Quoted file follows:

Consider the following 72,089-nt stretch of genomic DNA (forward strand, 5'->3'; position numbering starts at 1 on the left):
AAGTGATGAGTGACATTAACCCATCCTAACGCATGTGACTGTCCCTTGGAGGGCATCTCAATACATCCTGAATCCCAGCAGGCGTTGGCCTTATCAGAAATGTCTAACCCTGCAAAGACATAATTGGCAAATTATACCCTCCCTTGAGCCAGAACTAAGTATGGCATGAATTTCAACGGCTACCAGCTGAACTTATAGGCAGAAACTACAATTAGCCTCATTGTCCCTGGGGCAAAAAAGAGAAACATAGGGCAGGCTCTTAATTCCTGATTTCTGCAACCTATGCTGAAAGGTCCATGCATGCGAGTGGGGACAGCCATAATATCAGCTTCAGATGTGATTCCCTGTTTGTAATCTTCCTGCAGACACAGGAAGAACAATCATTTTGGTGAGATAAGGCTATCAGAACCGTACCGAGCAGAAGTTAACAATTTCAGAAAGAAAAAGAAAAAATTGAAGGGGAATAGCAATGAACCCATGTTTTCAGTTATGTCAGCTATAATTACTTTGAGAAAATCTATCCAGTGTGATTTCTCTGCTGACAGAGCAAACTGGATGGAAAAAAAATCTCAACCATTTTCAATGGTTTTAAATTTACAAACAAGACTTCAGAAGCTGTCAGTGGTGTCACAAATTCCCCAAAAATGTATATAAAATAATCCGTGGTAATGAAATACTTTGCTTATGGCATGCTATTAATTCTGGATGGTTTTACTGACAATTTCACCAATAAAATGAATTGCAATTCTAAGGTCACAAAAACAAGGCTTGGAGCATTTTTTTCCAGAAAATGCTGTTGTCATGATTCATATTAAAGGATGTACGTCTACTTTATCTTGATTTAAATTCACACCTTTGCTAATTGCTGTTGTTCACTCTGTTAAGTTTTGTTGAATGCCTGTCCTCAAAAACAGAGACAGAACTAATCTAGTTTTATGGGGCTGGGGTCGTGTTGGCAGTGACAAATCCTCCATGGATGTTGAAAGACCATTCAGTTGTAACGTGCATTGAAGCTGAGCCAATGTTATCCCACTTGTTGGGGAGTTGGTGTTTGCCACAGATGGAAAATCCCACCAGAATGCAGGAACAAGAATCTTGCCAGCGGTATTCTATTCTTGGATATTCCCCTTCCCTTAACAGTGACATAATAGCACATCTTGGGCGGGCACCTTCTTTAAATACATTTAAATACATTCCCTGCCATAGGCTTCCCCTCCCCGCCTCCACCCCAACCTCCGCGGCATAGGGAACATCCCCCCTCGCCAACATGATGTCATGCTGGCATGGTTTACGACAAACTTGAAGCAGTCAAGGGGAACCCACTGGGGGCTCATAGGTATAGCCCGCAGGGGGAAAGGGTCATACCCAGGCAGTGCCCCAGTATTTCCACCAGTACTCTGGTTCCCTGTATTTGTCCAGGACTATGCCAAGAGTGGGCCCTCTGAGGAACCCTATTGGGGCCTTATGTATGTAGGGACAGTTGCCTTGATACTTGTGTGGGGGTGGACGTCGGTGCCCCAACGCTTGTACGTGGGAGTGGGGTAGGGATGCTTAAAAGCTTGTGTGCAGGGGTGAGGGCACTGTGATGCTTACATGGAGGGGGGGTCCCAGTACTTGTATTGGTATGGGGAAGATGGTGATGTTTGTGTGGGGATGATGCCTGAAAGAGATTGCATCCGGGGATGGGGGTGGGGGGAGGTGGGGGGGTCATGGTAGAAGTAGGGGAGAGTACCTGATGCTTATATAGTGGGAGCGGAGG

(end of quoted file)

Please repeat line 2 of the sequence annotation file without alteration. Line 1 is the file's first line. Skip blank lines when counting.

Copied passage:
AAGTGATGAGTGACATTAACCCATCCTAACGCATGTGACTGTCCCTTGGAGGGCATCTCAATACATCCTGAATCCCAGCAGGCGTTGGCCTTATCAGAAATGTCTAACCCTGCAAAGACATAATTGGCAAATTATACCCTCCCTTGAGCCAGAACTAAGTATGGCATGAATTTCAACGGCTACCAGCTGAACTTATAGGCAGAAACTACAATTAGCCTCATTGTCCCTGGGGCAAAAAAGAGAAACATAGGGCAGGCTCTTAATTCCTGATTTCTGCAACCTATGCTGAAAGGTCCATGCATGCGAGTGGGGACAGCCATAATATCAGCTTCAGATGTGATTCCCTGTTTGTAATCTTCCTGCAGACACAGGAAGAACAATCATTTTGGTGAGATAAGGCTATCAGAACCGTACCGAGCAGAAGTTAACAATTTCAGAAAGAAAAAGAAAAAATTGAAGGGGAATAGCAATGAACCCATGTTTTCAGTTATGTCAGCTATAATTACTTTGAGAAAATCTATCCAGTGTGATTTCTCTGCTGACAGAGCAAACTGGATGGAAAAAAAATCTCAACCATTTTCAATGGTTTTAAATTTACAAACAAGACTTCAGAAGCTGTCAGTGGTGTCACAAATTCCCCAAAAATGTATATAAAATAATCCGTGGTAATGAAATACTTTGCTTATGGCATGCTATTAATTCTGGATGGTTTTACTGACAATTTCACCAATAAAATGAATTGCAATTCTAAGGTCACAAAAACAAGGCTTGGAGCATTTTTTTCCAGAAAATGCTGTTGTCATGATTCATATTAAAGGATGTACGTCTACTTTATCTTGATTTAAATTCACACCTTTGCTAATTGCTGTTGTTCACTCTGTTAAGTTTTGTTGAATGCCTGTCCTCAAAAACAGAGACAGAACTAATCTAGTTTTATGGGGCTGGGGTCGTGTTGGCAGTGACAAATCCTCCATGGATGTTGAAAGACCATTCAGTTGTAACGTGCATTGAAGCTGAGCCAATGTTATCCCACTTGTTGGGGAGTTGGTGTTTGCCACAGATGGAAAATCCCACCAGAATGCAGGAACAAGAATCTTGCCAGCGGTATTCTATTCTTGGATATTCCCCTTCCCTTAACAGTGACATAATAGCACATCTTGGGCGGGCACCTTCTTTAAATACATTTAAATACATTCCCTGCCATAGGCTTCCCCTCCCCGCCTCCACCCCAACCTCCGCGGCATAGGGAACATCCCCCCTCGCCAACATGATGTCATGCTGGCATGGTTTACGACAAACTTGAAGCAGTCAAGGGGAACCCACTGGGGGCTCATAGGTATAGCCCGCAGGGGGAAAGGGTCATACCCAGGCAGTGCCCCAGTATTTCCACCAGTACTCTGGTTCCCTGTATTTGTCCAGGACTATGCCAAGAGTGGGCCCTCTGAGGAACCCTATTGGGGCCTTATGTATGTAGGGACAGTTGCCTTGATACTTGTGTGGGGGTGGACGTCGGTGCCCCAACGCTTGTACGTGGGAGTGGGGTAGGGATGCTTAAAAGCTTGTGTGCAGGGGTGAGGGCACTGTGATGCTTACATGGAGGGGGGGTCCCAGTACTTGTATTGGTATGGGGAAGATGGTGATGTTTGTGTGGGGATGATGCCTGAAAGAGATTGCATCCGGGGATGGGGGTGGGGGGAGGTGGGGGGGTCATGGTAGAAGTAGGGGAGAGTACCTGATGCTTATATAGTGGGAGCGGAGG